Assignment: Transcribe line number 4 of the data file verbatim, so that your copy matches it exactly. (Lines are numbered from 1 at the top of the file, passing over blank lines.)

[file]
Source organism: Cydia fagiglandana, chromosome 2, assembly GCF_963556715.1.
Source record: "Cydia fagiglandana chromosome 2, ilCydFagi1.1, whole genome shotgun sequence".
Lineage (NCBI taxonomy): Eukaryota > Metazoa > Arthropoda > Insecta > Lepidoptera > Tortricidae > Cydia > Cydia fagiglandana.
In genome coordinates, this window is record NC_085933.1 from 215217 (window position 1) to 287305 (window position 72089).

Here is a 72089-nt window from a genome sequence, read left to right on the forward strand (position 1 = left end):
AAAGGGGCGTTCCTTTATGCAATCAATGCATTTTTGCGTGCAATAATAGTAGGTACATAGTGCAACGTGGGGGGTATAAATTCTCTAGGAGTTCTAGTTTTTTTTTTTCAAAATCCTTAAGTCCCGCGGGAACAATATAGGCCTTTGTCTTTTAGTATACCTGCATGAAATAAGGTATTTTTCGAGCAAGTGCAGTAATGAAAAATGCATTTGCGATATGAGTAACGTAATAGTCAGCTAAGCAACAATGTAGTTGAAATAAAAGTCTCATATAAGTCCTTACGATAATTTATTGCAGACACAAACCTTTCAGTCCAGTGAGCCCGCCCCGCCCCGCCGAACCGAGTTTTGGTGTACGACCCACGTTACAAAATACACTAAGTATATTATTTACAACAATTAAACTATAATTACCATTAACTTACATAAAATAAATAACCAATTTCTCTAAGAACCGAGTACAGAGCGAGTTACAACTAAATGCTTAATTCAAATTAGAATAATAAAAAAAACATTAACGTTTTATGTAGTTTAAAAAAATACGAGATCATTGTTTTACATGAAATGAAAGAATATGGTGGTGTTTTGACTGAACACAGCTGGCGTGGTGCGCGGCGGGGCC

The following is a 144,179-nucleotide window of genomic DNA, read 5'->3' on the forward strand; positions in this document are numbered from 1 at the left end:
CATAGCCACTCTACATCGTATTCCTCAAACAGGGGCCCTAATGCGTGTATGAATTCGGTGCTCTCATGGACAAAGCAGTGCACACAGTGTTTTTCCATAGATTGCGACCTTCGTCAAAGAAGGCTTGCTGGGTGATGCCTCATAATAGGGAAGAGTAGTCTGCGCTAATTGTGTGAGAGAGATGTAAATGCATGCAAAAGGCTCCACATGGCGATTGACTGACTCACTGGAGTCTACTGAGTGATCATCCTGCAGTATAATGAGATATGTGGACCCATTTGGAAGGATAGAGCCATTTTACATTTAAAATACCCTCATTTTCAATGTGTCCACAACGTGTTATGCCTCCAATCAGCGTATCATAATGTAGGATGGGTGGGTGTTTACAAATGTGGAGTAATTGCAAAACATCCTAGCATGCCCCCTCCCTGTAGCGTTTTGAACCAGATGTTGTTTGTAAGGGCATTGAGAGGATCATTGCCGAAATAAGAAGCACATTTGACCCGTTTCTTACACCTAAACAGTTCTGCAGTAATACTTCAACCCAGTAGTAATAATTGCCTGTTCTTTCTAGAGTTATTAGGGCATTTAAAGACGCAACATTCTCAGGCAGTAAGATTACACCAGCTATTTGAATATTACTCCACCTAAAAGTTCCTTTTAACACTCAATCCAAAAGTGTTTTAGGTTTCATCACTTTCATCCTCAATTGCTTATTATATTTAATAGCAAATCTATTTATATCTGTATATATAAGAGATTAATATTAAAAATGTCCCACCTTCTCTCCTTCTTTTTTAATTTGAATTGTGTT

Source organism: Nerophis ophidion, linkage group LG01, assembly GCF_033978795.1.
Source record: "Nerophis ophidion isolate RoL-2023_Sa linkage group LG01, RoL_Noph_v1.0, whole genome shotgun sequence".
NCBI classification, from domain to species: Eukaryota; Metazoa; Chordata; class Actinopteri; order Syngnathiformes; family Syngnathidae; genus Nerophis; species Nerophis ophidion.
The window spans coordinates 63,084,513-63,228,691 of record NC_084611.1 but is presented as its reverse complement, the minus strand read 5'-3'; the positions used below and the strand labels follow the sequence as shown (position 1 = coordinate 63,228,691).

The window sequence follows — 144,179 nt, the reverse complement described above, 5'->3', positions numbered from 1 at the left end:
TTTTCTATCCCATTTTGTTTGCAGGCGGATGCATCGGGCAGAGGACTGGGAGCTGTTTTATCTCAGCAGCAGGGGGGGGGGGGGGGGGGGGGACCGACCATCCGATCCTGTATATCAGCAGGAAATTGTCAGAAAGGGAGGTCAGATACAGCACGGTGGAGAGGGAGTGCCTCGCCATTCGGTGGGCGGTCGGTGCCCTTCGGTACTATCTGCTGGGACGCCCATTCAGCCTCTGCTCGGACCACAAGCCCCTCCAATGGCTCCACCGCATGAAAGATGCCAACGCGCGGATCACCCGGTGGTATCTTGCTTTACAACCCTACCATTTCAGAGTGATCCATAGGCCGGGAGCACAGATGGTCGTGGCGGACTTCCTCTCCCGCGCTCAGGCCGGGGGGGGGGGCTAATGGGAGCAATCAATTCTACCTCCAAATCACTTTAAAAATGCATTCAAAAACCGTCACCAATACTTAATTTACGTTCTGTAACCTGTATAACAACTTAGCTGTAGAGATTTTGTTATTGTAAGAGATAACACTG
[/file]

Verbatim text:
In genome coordinates, this window is record NC_085933.1 from 215217 (window position 1) to 287305 (window position 72089).